Tempting Markets

Reuben is a member of The Motley Fool Blog Network -- entries represent the personal opinion of the blogger and are not formally edited.

Nokia's (NYSE: NOK) emerging market stronghold is under attack from competitors. That's not surprising because it is a leader in very tempting markets. As new entrants join the handset fray, consider looking at wireless providers MTN Group (NASDAQOTH: MTNOY.PK) and Verizon Wireless partner Vodofone (NASDAQ: VOD).

Smart Phone Wars

Smart phones have taken over the handset space in developed markets. This makes complete sense based both on functionality and price. Indeed, these high-end phones can cost hundreds of dollars even after cell phone companies subsidize the cost. Developed markets have the wealth to afford that expense.

Nokia pretty much missed the smart phone market in developed markets, which has led to a disastrous market share plunge in these key areas. While it's teamed up with Microsoft to make its new Lumia smart phone offering, it is clearly playing catch up.

Core Markets

One area in which Nokia isn't playing catch up, however, is emerging markets. About two thirds of the company's sales last year came from Asia, the Middle East, Africa, and South America. To demonstrate its strength in these markets, Bloomberg reports that Nokia has an over 70% market share in fast growing Nigeria.

But that same article points out the problems that Nokia is facing. While smart phones only have a 10% or so share of the market in the country, MTN Group, the largest mobile phone company in the country with over 50 million subscribers, saw data revenues jump over 60% in the first quarter. Smart phones are a large part of that equation.

In Come the Competitors

This is part of the reason why some of the largest handset makers are increasingly focusing on emerging markets. So Nokia is, at the same time, trying to break into the smart phone space in developed markets and defend its share in core emerging markets.

That's going to be a lot for the struggling company to handle. With sales down 40% from their 2007 high and red ink in each of the past two years, investors looking for emerging market exposure should probably switch gears.

Cell Providers

On that front, MTN Group is a good place to start. The company is big in Nigeria, but that isn't its only market. The company has around 190 million customers across 22 countries in Africa and the Middle East. And, according to Bloomberg, it's looking to expand into India. The shares have traversed a jagged sideways course over the last couple of years, with highs in the low 20s and lows in the mid teens.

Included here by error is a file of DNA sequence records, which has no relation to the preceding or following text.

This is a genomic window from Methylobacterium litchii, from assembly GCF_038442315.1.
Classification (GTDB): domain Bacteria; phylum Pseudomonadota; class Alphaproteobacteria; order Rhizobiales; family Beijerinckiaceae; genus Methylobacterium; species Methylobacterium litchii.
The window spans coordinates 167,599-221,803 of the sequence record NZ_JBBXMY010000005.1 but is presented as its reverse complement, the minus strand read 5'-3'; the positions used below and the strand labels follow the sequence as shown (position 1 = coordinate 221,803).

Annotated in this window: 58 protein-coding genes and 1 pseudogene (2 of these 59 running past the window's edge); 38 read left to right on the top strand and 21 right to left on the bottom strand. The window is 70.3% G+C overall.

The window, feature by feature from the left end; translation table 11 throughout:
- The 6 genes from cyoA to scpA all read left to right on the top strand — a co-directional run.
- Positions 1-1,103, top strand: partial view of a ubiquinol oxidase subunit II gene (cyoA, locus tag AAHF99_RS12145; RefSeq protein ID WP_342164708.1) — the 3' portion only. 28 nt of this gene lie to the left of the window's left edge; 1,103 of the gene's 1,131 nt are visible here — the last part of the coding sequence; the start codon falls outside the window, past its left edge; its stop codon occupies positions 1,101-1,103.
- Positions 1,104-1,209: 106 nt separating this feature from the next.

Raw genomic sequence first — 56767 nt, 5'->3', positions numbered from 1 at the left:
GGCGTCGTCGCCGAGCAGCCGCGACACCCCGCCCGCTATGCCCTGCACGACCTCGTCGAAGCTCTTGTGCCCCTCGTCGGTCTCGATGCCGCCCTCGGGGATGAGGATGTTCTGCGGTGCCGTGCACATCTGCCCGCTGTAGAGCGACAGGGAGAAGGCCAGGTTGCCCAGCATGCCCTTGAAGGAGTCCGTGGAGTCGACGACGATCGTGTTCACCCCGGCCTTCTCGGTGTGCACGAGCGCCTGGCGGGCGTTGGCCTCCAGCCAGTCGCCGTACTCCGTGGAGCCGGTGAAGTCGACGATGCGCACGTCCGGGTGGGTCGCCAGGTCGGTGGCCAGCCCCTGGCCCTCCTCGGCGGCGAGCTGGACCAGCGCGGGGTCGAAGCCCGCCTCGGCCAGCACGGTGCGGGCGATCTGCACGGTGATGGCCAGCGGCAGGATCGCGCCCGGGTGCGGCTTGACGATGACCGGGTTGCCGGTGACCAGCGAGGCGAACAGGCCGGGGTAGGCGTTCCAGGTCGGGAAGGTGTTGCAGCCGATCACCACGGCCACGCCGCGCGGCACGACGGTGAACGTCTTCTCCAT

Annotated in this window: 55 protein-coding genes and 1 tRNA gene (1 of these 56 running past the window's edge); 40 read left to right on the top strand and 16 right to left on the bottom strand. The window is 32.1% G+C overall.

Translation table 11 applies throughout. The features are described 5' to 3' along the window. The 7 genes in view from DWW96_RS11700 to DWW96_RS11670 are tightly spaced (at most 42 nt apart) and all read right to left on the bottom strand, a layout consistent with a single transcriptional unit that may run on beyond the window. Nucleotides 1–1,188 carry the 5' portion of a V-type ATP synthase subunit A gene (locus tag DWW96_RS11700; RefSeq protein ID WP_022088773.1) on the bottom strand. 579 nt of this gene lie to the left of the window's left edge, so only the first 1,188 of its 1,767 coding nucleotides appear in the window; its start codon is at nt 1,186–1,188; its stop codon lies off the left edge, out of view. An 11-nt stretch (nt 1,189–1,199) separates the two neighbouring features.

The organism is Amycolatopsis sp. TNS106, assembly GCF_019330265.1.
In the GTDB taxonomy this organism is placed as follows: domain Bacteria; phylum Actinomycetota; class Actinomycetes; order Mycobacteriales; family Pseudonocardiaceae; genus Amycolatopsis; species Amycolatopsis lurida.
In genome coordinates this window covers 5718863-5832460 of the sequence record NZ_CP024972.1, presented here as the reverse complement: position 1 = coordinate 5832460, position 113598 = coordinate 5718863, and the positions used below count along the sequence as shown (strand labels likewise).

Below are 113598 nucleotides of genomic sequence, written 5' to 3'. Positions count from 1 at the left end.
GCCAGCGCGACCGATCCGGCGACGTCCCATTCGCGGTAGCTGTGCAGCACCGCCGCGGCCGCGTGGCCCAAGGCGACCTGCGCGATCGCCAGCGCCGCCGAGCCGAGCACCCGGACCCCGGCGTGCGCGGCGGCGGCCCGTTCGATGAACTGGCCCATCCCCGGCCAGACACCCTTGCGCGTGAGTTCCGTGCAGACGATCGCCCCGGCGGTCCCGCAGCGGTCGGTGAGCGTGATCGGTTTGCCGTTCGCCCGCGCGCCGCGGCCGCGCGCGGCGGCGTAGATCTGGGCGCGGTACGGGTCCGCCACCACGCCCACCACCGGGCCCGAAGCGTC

Meanwhile, the company's top line has been heading steadily higher, though the bottom line is more variable. That trend should remain the norm as it expands, because it will have to keep spending to build out its infrastructure. That's particularly true as it enters new markets. However, as customers in emerging markets increasingly move toward the middle class, MTN looks set to benefit from increased data usage no matter what handset its customers choose.

A Little Less Risk

MTN is focused only on emerging markets, which makes it an inappropriate choice for risk averse investors. That said, Vodafone might be a good option for income-oriented and less aggressive types. Although the big news surrounds its 45% ownership stake in Verizon Wireless, it has a sizable business outside of that one asset.

The Verizon Wireless operations accounts for about half of the company's top line, but it also has operations in developed markets Spain, the United Kingdom, Germany, and Italy. In total, however, it operates in over 30 countries around the world, including India and Africa.

The shares, which yield around 5%, have been largely range bound for a decade. They are toward the high-end of that range. Verizon Wireless continues to perform well, so that's not a problem. Europe is an issue, but one that is well known. Growth is increasingly going to come from emerging markets. As those nations pick up, so, too should Vodafone's results. Its top line, meanwhile, has been trending higher for six years.

With rumors swirling about Verizon buying Vodafone out of their partnership, that could actually be a huge boost to the company. The price tag for such a sale would be in the $100 billion range. That's a lot of money to either give back to shareholders or, better yet, invest in high-growth regions like emerging markets.

If a deal doesn't get done, Vodafone still benefits from owning 45% of Verizon Wireless. That's something of a win win for Vodafone and its shareholders.

Emerging Markets Plays

Investors looking to get into the growth of the cell phone industry in emerging markets should look past the tough competition in the handset space. Cell service providers will benefit no matter who wins that battle. MTN is a high risk play in emerging markets, while Vodafone offers a more balanced portfolio with notable emerging markets exposure.


Reuben Brewer has no position in any stocks mentioned. The Motley Fool recommends Vodafone. Try any of our Foolish newsletter services free for 30 days. We Fools may not all hold the same opinions, but we all believe that considering a diverse range of insights makes us better investors. The Motley Fool has a disclosure policy. Is this post wrong? Click here. Think you can do better? Join us and write your own!

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